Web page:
Gorgen says that when a barge owner needed extra help, he would go to a tavern (most likely in the lower city) to find Halfen. To seal the contract between "Schiffer" and "Halfen", a bottle of wine would be set on the table and both men would drink a glass. Wine was also part of the Halfens' workday. At 10 a.m., a helper received a half quart of wine. At noon and in the evening, the helper was entitled to a quart. When a particularly dangerous stretch was successfully navigated, the Halfen received the so called "wave wine."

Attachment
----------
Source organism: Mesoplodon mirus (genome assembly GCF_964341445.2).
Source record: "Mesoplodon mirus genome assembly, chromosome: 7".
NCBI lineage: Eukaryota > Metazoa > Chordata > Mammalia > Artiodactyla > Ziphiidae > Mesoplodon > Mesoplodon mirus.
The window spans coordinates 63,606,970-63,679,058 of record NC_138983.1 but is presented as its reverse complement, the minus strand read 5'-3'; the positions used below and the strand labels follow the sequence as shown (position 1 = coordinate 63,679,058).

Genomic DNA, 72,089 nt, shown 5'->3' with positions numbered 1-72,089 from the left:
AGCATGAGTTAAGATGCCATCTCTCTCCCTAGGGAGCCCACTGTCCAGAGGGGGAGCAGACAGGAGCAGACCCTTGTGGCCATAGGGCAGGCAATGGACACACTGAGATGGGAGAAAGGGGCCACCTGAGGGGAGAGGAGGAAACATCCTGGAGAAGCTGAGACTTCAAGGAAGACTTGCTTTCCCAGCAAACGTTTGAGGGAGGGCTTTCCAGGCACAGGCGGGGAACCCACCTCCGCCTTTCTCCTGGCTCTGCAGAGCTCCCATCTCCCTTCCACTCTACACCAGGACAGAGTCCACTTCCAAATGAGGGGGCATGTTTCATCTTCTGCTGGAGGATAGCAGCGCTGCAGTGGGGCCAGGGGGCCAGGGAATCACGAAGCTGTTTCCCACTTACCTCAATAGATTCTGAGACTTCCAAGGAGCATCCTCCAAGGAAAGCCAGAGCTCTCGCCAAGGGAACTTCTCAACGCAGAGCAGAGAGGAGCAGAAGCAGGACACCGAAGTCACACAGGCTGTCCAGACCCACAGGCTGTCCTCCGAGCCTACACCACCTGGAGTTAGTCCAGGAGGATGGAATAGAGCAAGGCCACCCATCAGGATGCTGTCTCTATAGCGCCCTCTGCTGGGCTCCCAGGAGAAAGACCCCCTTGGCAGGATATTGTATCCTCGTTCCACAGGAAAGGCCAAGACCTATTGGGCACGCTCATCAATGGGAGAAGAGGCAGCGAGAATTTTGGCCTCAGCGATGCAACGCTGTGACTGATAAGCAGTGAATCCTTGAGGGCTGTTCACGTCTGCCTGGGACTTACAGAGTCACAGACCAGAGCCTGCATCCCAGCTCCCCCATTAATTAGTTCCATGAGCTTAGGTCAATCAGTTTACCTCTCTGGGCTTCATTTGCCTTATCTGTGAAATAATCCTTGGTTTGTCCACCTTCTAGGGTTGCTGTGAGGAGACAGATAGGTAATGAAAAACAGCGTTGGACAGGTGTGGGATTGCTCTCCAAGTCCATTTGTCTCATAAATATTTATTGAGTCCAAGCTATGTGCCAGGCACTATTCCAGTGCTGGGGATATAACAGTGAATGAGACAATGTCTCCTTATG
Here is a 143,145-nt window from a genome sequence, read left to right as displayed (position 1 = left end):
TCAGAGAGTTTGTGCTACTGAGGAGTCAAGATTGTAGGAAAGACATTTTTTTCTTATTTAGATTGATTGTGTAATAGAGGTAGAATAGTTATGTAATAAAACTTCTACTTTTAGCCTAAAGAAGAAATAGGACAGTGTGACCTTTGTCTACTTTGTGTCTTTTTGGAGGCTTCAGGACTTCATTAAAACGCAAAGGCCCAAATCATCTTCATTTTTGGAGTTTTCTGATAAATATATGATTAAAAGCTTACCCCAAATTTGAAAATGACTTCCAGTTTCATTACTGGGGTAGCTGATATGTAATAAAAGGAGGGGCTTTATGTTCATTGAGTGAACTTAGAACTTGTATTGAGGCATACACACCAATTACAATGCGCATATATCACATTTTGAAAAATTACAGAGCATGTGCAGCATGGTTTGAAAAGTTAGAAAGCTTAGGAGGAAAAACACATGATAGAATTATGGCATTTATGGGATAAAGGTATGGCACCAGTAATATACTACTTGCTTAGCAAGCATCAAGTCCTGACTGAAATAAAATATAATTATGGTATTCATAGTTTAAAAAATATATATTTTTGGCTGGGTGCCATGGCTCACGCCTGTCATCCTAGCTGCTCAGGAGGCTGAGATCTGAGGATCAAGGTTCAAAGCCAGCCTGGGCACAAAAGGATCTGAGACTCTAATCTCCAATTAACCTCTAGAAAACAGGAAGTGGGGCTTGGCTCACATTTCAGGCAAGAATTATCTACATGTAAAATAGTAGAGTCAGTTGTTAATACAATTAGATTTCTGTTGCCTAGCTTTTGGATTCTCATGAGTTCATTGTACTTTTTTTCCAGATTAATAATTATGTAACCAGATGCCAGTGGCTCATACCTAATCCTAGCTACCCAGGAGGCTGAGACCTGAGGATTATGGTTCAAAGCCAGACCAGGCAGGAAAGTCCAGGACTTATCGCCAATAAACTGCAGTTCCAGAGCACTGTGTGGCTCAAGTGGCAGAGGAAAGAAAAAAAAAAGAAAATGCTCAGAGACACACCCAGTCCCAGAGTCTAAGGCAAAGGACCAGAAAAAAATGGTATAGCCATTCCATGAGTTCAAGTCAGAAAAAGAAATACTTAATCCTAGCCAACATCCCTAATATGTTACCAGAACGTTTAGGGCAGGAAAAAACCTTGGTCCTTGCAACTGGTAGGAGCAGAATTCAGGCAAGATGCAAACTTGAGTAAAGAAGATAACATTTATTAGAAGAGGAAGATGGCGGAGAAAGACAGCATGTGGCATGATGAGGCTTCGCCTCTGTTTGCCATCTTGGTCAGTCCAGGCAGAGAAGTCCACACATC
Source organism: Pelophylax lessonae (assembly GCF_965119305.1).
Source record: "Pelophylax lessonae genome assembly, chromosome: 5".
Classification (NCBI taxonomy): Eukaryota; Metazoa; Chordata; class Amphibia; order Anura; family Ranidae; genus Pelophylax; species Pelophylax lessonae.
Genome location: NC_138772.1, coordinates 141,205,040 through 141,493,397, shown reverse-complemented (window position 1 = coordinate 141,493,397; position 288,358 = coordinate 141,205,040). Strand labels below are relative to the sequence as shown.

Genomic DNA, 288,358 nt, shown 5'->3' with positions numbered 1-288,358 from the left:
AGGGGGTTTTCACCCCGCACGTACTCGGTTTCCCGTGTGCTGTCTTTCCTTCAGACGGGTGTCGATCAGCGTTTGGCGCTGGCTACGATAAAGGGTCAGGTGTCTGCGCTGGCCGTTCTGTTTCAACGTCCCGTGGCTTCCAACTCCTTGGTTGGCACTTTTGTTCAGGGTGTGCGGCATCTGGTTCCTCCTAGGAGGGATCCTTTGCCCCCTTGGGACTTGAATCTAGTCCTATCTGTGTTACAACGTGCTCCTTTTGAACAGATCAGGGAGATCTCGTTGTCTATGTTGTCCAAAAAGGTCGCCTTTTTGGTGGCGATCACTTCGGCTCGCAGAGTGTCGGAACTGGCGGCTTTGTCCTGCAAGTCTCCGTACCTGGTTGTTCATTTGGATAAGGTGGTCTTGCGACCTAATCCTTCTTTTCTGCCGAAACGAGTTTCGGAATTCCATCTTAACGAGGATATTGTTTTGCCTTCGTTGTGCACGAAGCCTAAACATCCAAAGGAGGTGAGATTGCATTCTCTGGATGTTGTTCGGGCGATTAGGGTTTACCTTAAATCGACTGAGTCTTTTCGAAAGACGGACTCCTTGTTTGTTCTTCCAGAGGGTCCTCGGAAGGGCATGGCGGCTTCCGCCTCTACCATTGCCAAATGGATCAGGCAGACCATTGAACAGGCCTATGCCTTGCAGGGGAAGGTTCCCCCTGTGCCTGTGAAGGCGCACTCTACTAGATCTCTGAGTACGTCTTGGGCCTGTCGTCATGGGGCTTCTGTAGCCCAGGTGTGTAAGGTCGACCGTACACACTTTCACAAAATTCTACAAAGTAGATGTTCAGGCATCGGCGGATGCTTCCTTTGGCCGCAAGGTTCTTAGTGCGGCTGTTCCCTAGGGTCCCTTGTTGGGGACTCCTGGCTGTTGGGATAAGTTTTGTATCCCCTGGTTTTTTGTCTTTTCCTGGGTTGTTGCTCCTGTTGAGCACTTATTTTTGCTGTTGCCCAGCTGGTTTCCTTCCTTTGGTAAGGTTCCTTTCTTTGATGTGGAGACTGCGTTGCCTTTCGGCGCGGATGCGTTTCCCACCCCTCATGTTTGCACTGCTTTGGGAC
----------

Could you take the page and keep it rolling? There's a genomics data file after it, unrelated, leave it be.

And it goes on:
No matter the weather, the Halfen would lead the horses along the towpath, if there was one, or ride the horses if the landscape was rough or if their was a ford to be crossed. The horses struggled to pull the barges when the boats were sailing against the Saar's strong current, but they were well cared for and were never mistreated. At the end of the day, the men who handled them were probably as tired as their horses. When the horses faced an especially difficult pull, there was a great deal of shouting by the Halfen as they drove the animals forward. The whip was used then but only when it could not be avoided.

The Trip on the River